TELECOM Digest OnLine - Sorted: Re: EFF Sues AT&T Over Phone Surveillance

Re: EFF Sues AT&T Over Phone Surveillance

Dan (
Fri, 03 Feb 2006 13:42:50 -0600

On 2/2/2006 1:55 PM, wrote:

> Matthew Fordahl wrote:

>> A civil liberties group sued AT&T Inc. on Tuesday for its alleged role
>> in helping the National Security Agency spy on the phone calls and
>> other communications of U.S. citizens without warrants.

> I am very sensitive to privacy issues. However, this particular case
> isn't so easy. Clearly, part of it is motivated by politics, that is,
> people are upset because they don't like Bush in general, not because
> of the specific issue involved and I don't like that.

> As the "moral principle", this country was attacked in an act of war
> and clearly the govt has the duty and responsibility to take defensive
> measures against a further attack. Spying on the enemy and possibly
> traitors within this country is a classic activity in time of war.

> IMHO, part of the issue here is what was done with the information
> gained. If they turned it over to prosecutors for other routine
> crimes (ie tax evasion, drug running, import laws), I would object
> since normal domestic search warrants were not obtained. But AFAIK
> that was not done.

>> It also seeks billions of dollars in damages.

> "Damages" means the plaintiff suffered a monetary loss in some way as
> a result of the defendant's action. Unless the govt utilized the
> gleaned information against someone, I'm not sure there was any loss
> suffered. I am also very hesitant about the class action status, I
> believe that is overused.

>> "Our main goal is to stop this invasion of privacy, prevent it from
>> occurring again and make sure AT&T and all the other carriers
>> understand there are going to be legal and economic consequences when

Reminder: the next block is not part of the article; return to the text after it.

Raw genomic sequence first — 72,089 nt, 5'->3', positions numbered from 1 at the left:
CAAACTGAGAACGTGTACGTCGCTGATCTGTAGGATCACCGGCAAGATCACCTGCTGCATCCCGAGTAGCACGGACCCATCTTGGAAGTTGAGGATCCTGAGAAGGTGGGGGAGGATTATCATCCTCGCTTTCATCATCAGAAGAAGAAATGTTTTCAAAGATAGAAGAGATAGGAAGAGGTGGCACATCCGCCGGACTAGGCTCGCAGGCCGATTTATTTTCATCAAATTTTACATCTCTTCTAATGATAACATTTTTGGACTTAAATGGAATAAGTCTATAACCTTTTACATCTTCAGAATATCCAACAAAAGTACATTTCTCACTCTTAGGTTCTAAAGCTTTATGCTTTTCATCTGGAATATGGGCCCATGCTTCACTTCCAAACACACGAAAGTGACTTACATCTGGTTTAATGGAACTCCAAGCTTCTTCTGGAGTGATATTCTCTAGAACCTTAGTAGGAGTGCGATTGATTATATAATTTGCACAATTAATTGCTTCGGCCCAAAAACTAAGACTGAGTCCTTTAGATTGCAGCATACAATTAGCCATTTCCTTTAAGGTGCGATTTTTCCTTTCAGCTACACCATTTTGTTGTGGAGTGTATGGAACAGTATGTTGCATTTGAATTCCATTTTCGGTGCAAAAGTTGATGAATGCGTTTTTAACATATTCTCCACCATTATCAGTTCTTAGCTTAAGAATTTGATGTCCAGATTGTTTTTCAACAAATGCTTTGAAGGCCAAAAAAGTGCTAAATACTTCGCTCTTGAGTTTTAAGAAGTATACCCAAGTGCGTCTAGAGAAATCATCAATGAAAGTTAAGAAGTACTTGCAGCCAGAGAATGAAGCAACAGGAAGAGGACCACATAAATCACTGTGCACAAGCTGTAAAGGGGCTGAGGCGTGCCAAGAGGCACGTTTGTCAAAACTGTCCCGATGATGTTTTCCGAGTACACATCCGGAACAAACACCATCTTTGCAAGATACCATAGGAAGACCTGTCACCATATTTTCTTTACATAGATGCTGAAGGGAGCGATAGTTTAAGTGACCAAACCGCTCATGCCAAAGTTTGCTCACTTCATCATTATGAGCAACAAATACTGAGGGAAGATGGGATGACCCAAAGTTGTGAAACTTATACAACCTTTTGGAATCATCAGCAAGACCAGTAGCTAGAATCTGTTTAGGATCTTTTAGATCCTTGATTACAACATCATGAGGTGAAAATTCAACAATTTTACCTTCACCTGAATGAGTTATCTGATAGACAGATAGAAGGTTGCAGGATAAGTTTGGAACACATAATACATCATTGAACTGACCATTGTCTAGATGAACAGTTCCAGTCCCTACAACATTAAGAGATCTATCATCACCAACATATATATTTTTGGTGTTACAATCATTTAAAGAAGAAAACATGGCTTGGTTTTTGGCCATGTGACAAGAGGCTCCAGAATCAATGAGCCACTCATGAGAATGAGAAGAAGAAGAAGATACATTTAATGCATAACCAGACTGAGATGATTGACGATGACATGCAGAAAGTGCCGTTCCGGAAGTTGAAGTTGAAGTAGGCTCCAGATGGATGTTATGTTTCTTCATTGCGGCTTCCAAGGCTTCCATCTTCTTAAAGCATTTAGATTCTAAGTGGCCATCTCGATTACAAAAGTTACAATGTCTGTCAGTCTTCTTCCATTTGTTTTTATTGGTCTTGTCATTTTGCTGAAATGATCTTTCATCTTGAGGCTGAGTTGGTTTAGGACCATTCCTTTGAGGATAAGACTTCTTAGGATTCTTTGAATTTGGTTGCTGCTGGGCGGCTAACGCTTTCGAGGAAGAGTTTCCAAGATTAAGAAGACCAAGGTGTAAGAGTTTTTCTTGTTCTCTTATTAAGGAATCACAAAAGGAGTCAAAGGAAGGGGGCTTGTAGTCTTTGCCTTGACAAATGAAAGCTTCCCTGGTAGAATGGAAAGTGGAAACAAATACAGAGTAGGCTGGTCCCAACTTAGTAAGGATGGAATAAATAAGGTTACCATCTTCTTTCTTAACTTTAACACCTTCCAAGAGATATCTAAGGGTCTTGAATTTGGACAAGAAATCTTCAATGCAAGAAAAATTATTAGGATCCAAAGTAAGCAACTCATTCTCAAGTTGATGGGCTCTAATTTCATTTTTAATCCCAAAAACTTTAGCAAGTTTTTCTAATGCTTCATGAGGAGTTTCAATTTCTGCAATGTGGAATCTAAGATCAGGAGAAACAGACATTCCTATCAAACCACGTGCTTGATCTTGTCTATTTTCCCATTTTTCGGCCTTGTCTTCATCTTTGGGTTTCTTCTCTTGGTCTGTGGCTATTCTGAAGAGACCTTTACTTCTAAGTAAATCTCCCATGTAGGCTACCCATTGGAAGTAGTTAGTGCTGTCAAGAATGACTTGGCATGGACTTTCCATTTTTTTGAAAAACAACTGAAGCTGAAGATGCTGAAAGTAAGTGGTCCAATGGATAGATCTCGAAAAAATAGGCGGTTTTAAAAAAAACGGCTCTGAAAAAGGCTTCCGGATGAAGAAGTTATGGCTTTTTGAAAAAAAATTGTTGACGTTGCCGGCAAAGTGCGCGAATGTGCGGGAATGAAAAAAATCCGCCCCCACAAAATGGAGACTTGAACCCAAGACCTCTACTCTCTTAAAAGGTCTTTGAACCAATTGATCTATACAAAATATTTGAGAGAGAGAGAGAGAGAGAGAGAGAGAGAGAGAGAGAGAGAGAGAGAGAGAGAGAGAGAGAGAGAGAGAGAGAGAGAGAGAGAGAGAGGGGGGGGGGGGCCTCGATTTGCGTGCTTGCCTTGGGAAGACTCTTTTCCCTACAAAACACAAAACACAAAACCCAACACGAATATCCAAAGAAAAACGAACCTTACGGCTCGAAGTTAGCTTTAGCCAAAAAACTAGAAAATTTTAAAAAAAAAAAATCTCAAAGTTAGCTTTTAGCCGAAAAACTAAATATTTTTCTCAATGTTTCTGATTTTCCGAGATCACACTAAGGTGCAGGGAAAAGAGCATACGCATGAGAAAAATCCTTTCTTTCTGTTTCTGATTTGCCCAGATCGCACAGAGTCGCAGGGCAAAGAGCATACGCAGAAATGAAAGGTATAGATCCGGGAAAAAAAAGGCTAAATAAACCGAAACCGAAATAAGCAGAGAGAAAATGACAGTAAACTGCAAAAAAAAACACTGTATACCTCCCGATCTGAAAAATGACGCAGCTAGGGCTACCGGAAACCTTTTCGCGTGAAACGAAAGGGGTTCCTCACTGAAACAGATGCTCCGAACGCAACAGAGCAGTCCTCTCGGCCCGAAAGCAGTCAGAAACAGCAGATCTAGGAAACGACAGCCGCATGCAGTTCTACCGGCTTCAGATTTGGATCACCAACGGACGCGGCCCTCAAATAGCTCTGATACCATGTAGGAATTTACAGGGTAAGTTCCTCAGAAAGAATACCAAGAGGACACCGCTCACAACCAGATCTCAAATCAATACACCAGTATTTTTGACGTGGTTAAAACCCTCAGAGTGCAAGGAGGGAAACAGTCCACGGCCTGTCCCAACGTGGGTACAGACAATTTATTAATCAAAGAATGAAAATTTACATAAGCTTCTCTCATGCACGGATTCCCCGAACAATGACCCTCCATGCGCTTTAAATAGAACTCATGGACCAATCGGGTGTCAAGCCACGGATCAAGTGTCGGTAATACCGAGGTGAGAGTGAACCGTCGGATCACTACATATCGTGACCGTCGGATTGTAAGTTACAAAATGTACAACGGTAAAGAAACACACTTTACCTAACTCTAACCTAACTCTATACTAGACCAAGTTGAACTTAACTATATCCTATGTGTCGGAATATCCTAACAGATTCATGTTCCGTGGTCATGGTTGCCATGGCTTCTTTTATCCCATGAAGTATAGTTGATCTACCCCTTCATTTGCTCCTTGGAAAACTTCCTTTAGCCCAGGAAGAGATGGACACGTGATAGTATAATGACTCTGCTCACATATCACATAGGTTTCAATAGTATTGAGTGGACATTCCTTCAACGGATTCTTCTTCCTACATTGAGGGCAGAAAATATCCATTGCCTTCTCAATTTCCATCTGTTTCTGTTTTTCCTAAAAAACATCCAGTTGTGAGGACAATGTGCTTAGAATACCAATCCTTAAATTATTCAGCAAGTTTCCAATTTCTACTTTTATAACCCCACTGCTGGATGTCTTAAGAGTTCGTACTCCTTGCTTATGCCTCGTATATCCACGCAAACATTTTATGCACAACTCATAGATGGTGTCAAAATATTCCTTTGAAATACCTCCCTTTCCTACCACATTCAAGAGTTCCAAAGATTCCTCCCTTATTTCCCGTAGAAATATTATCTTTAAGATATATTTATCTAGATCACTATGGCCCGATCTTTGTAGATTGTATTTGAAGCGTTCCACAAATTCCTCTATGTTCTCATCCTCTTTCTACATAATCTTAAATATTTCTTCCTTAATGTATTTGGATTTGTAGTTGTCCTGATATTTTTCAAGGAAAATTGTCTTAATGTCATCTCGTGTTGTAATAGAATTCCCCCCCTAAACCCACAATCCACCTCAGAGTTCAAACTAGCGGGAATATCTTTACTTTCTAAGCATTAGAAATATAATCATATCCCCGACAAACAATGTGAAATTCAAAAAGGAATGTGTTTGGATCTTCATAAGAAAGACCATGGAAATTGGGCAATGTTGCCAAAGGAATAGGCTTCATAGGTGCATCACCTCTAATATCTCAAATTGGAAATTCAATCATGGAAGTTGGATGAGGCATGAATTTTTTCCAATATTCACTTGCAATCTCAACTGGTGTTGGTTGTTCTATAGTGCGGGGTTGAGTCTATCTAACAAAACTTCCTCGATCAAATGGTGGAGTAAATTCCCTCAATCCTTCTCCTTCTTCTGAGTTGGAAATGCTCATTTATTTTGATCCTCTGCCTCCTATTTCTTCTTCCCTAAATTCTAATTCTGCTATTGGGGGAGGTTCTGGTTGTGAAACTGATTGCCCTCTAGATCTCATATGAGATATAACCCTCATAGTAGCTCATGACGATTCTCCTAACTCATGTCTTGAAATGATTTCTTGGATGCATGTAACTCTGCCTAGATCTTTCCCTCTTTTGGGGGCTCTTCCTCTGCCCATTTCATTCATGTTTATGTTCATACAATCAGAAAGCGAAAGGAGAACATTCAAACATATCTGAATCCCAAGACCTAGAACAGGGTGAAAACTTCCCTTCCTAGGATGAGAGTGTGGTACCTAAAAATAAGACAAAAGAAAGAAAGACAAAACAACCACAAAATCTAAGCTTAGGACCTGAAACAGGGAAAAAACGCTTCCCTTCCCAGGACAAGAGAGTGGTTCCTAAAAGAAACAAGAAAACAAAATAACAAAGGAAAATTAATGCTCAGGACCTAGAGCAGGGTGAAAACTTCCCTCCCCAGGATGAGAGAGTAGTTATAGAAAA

>> they fail to follow the law," said Kevin Bankston, an EFF staff
>> attorney.

> Did the EFF sue all other carriers as well? Activist groups like to
> pick on the big guys, but that is not fair. If EFF has a true case
> against the carriers, it has a responsibility to sue every carrier.

>> The White House has vigorously defended the program, saying the
>> president acted legally under the constitution and a post-Sept. 11
>> congressional resolution that granted him broad power to fight
>> terrorism.

> I am not in a position to say if the White House was right or wrong in
> this action.

> However, it would appear that it is unfair to order the carriers to
> make that decision either. I can't help but wonder that the carriers
> received what appeared to be legitimate official wiretap requests and
> they complied accordingly. I'm pretty sure if some unknown Fed agent
> showed up with a wiretap demand without documentation he wouldn't get
> very far. However, I suspect this came through normal channels that
> the carriers were used to working with, and thus they had no reason to
> suspect there may have been a question on them.

>> "We are quite confident that discovery would reveal evidence proving
>> our allegations correct," said Kevin Bankston, an EFF staff attorney.

> That's very nice, but "discovery" is an expensive time consuming
> process. Who's gonna pay for AT&T's cost? We are!

>> "I think we are going to definitely have a fight on state-secret
>> issues," Bankston said. "I would also point out that the state-secret
>> privilege has never come up in a case where the rights of so many have
>> been at issue."

> Censorship of civilian activities was a major activity in WW II. Even
> back then it was not particularly appreciated, but it was done.

> As mentioned, I strongly believe in privacy and normally support EFF
> efforts. But I'm not so sure on this particular case and I wonder if
> it's grandstanding. I can think of a great many other privacy issues
> EFF ought to be concerned about, although they're not very glamorous
> or headline making.

> [public replies, please]

Tapping (e.g. carnivore, eshalon) will get the low lying fruit. Real
criminals will use strong encryption...

Post Followup Article Use your browser's quoting feature to quote article into reply
Go to Next message: Carl Moore: "Thinking of David Nelson w/r to 1776"
Go to Previous message: Please post not email replies: "Re: Challenge to Hospitality: The ID Check in the Lobby"
May be in reply to: Matthew Fordahl: "EFF Sues AT&T Over Phone Surveillance"
TELECOM Digest: Home Page